Monday, August 25, 2014

Deploy Early & Often

One of my team maxims is "Deploy Early and Often." As soon as a minimum viable product is available I want it off the developer's machine and deployed to a server, device, or wherever the final destination is.

Somewhat akin to TDD, I'm actually expecting the first couple of deployments to fail. Maybe you're missing a critical JavaScript library or don't have the same level of access in the test environment as you do locally. These initial failures are valuable in detecting any hidden or forgotten dependencies. Ensuring that your product's deployment process is solid as early as possible will reduce or eliminate the number of nasty surprises as you approach the end of development. The last thing you want to do is to earn the dubious 'Works On My Machine' certification shortly before the release.

Whether your deployment process is manual or based around continuous delivery get your application out there as soon as possible. Whether you adhere to Agile or work in Waterfall, don't wait until the last moment to test your release deployment.

Originally posted on LinkedIn.

Monday, May 5, 2014

New developer? Start with the deliverables.

I have a developer new to the team who has an extensive system administration background. Due to various factors he has been working on our build processes rather than writing a lot of code initially. He mentioned that he enjoyed taking this approach because it was a "good bridge" to writing code.

That comment caused me to reflect on whether this might be a good introduction for all new developers. It seems like it, because the end product is what is important to our customers, not how elegant or innovative the underlying code is. Yes, of course, there is great value in well-written, high-performance code but that won't matter if the deliverable is defective to such a degree that the customer rejects it.

So how can one defend against distasteful defective releases? Configuration management is a set of practices that attempts to improve software quality. One of the important principles of configuration management is the concept of repeatable, reproducible builds. A continuous integration (CI) system gets you started down that path by eliminating the disruptive variables associated with the vagaries of what is installed on a developer's machine.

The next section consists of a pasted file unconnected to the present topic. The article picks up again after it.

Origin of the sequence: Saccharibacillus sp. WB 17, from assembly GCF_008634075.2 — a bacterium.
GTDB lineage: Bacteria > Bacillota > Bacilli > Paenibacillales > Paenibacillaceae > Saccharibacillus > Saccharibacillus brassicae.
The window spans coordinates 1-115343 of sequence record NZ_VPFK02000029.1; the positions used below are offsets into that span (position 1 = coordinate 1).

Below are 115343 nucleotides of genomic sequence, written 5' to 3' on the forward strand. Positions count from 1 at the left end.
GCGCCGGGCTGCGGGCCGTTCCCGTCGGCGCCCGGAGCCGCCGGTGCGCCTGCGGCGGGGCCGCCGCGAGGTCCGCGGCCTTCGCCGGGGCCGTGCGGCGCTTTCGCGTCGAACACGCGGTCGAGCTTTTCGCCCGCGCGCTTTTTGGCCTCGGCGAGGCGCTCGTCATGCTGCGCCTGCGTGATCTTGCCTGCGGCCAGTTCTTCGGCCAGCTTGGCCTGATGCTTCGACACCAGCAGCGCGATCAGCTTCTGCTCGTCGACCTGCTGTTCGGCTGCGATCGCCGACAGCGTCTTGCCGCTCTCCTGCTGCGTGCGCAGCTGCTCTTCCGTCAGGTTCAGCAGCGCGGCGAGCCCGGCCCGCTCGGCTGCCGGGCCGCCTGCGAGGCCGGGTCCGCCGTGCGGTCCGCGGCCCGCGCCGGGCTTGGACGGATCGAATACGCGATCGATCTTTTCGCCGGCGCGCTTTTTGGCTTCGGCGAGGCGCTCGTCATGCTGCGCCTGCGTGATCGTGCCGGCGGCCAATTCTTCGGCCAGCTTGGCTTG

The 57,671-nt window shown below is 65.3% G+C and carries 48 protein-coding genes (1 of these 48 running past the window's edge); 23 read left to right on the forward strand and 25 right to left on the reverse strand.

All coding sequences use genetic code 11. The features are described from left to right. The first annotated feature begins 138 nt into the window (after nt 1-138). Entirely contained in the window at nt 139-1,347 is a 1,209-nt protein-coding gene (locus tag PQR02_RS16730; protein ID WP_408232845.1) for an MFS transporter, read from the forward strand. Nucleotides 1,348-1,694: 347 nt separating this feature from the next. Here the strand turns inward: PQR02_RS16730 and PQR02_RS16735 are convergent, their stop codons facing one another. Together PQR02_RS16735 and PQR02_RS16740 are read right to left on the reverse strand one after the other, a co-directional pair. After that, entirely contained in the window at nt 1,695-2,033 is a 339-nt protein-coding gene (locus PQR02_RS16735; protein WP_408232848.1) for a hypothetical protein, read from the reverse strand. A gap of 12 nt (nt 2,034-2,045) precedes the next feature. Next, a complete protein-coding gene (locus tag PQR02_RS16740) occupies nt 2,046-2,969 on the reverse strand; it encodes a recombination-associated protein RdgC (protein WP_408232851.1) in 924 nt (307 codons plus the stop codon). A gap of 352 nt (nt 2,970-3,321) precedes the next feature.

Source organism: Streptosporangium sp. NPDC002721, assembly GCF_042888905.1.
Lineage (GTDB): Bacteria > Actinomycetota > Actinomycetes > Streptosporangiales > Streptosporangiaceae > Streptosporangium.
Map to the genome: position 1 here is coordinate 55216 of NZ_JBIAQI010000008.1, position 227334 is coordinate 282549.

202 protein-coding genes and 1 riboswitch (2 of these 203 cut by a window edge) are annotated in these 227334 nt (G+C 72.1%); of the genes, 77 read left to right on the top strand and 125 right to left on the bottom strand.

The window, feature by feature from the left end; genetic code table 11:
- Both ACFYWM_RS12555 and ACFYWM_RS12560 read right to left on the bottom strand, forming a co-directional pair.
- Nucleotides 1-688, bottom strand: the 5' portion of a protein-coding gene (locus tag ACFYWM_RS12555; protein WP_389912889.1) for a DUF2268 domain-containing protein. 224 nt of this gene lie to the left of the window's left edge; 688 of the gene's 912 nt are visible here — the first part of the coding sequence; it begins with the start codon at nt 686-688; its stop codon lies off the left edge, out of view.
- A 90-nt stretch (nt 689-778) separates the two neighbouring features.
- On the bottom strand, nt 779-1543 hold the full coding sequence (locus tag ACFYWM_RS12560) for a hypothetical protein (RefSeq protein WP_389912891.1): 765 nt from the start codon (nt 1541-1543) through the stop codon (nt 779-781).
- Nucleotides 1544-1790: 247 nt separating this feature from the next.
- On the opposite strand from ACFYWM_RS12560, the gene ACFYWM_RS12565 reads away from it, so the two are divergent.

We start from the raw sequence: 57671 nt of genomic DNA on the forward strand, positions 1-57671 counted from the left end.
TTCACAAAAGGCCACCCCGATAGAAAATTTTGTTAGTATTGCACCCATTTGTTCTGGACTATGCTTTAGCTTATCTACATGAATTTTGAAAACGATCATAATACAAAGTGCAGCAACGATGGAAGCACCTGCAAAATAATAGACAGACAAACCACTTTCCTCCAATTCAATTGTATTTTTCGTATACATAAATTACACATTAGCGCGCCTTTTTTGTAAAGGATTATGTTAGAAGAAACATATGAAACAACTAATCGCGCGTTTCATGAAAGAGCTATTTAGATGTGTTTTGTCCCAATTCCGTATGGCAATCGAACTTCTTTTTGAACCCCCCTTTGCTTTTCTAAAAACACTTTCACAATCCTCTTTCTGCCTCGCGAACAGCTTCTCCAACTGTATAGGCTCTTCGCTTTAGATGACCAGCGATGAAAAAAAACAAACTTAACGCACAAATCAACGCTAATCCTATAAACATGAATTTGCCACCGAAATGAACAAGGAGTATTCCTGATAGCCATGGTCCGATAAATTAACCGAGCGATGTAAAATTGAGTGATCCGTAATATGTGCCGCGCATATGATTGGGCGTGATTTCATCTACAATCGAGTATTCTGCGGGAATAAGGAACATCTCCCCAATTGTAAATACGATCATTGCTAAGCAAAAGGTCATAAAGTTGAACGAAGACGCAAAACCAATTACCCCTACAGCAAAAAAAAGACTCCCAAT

Setting up a build server as part of your CI system isn't a turnkey process however. One frequently needs to rewrite some code or reconfigure dependencies so that the application can be built in isolation on the build server, free from any detritus tied directly to a specific development machine. Once you get to that point you probably start realizing that you should have made some choices differently in the application. Essentially you're working from the outside in, and this viewpoint is really important. Think how much more efficiently the development team can work if projects are initiated with the goal of cleanly building on the build server rather than chasing down build issues specific to one person's development environment. The exercise of having new developers work within the configuration process earlier in their tenure rather than later resonates with me. Understanding the meta pieces that form the application is critical to deploying it, whether it is developers doing the deployment or a release engineering team.

I am more concerned about getting the release right than anything else. Having new developers- even seasoned developers, for that matter- understand the importance of writing code that fits easily into a CI environment is invaluable. For me, this holistic view of the code pays dividends in efficiency and quality.

Originally posted on LinkedIn.